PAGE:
May 15, 2008
News paper coverage in New Bombay Plus (Times of India)

Times of India - Navi Mumbai Plus

20th September, 2007
Learn to say no
Workshop conducted on how to empower children and parents to deal with sexual abuse
J V R Gopal

The Rotary Club of Navi Mumbai (RCNM) recently conducted a workshop on Personal Safety of the Child at Rotary Centre, Vashi. A number of school teachers and parents from Navi Mumbai attended the event. Recently, the ministry of Women and Child Development released its first-ever National Study on Child Abuse in April, which revealed the stark reality that every second boy or girl faces sexual abuse in one or more forms at some point in his/her lives.

“It is a very scary scenario that every child is vulnerable to abuse, be it physical, verbal, emotional or sexual. Hence, we thought it appropriate to organise a workshop by NGO Arpan. The main focus of Arpan, which was founded by Pooja Taparia, is on spreading awareness on Child Sexual Abuse (CSA). Arpan also provides professional help in dealing with all stages of support for victims of child abuse,” explained Surekha Mhatre, president, RCNM, in her welcome address.

Child Sexual Abuse (CSA) is defined as any sexual act directed at a minor.

“It could be a sexual touch or fondle, sexually explicit talk or hint, exposure to sexual activity or pornography and finally rape or attempted rape,” said Pushpa Venkatraman, counsellor, Arpan, who conducted the workshop. In fact, according to the national study, 50 percent of sexual offenders were known to the victim or were in positions of trust, such as a family member, close relative, friend or neighbour.

“The study revealed that children in the age group of five to 12 years faced higher levels of abuse. What’s more, boys were equally at risk as girls. Sadly, most children suffer quietly. They don’t talk about the abuse. But we need to talk about it so that we can prevent and cure it,” explained Venkatraman.

CSA affects the child negatively, thereby causing many ill effects. “They include shame guilt and anger; fear shock and confusion; constant illnesses; future exploitative relationships; social with drawl and finally inappropriate sexualised behaviour,” added the counsellor.

The thrust of the workshop therefore was to create awareness about such behavioral changes in children among their parents.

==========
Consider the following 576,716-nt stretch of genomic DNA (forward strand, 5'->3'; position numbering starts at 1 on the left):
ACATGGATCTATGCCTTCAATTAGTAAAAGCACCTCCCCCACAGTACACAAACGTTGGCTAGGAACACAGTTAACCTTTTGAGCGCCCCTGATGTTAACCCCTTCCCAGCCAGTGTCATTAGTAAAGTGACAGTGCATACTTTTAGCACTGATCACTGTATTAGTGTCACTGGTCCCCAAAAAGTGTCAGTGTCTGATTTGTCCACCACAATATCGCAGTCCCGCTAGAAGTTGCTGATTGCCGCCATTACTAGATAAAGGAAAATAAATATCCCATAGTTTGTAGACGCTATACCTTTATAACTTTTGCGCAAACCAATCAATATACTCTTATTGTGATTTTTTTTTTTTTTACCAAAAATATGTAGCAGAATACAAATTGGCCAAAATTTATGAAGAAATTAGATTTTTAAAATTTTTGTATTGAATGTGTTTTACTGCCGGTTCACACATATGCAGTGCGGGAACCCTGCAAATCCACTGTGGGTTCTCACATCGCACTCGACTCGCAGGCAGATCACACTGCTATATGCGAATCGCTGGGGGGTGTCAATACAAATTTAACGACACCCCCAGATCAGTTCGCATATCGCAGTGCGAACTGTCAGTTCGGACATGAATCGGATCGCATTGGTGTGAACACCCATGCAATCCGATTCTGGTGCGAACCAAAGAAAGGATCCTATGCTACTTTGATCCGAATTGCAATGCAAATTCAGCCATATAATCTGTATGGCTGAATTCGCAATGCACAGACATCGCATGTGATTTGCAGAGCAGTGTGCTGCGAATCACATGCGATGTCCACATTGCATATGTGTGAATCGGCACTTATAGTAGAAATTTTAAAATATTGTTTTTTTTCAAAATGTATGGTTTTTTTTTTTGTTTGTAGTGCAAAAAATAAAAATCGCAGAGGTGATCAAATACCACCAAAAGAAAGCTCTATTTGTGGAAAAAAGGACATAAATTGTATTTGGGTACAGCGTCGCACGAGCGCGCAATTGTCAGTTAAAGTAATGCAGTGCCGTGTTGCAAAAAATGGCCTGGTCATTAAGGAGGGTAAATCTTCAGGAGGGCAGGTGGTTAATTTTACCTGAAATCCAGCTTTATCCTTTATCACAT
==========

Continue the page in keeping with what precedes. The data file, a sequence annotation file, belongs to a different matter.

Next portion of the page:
“It is only then that CSA can be prevented. Recognising such an abusive situation is a skill that both parents and children must master. It can help them stay away from such situations. Understanding the concept of Safe Touch (ST) and Unsafe Touch (UT) is the first building block in overcome the menace”, explained Pushpa.

So just like a parent teaches the child traffic safety rules, they should similarly teach children about ST and UT, as well as the methods to take care of them.

“The child should be thus empowered to say ‘no’ to any action or touch that causes discomfort or unease to him or her. Parents, who are aware, can help a sexually abused child much better,” advocated Venkatraman. “It is of utmost importance to remember and remind the child that sexual abuse is not his/ her fault. Children will talk about sexual abuse only in an understanding and comfortable environment.”

Arpan’s road map for parents to help victims of abuse is by first recognising that child has been sexually abused.

“Then the child should be helped to talk about this experience. Finally, professional support should be sought help to heal the child”, advised Pushpa.

The victim should be helped to move on and live beyond the shadow of the trauma of sexual abuse with dignity.

“The child has the right to do so. If the intervention is not undertaken within two years of abuse, the suppressed memory is bound to play havoc in the latter parts of life,” she concluded.

One of the delegates, Kavita Nair Bhatia, said, “I am associated with an NGO. I attended the seminar in order to understand the identification part, as well as the right time for intervention”.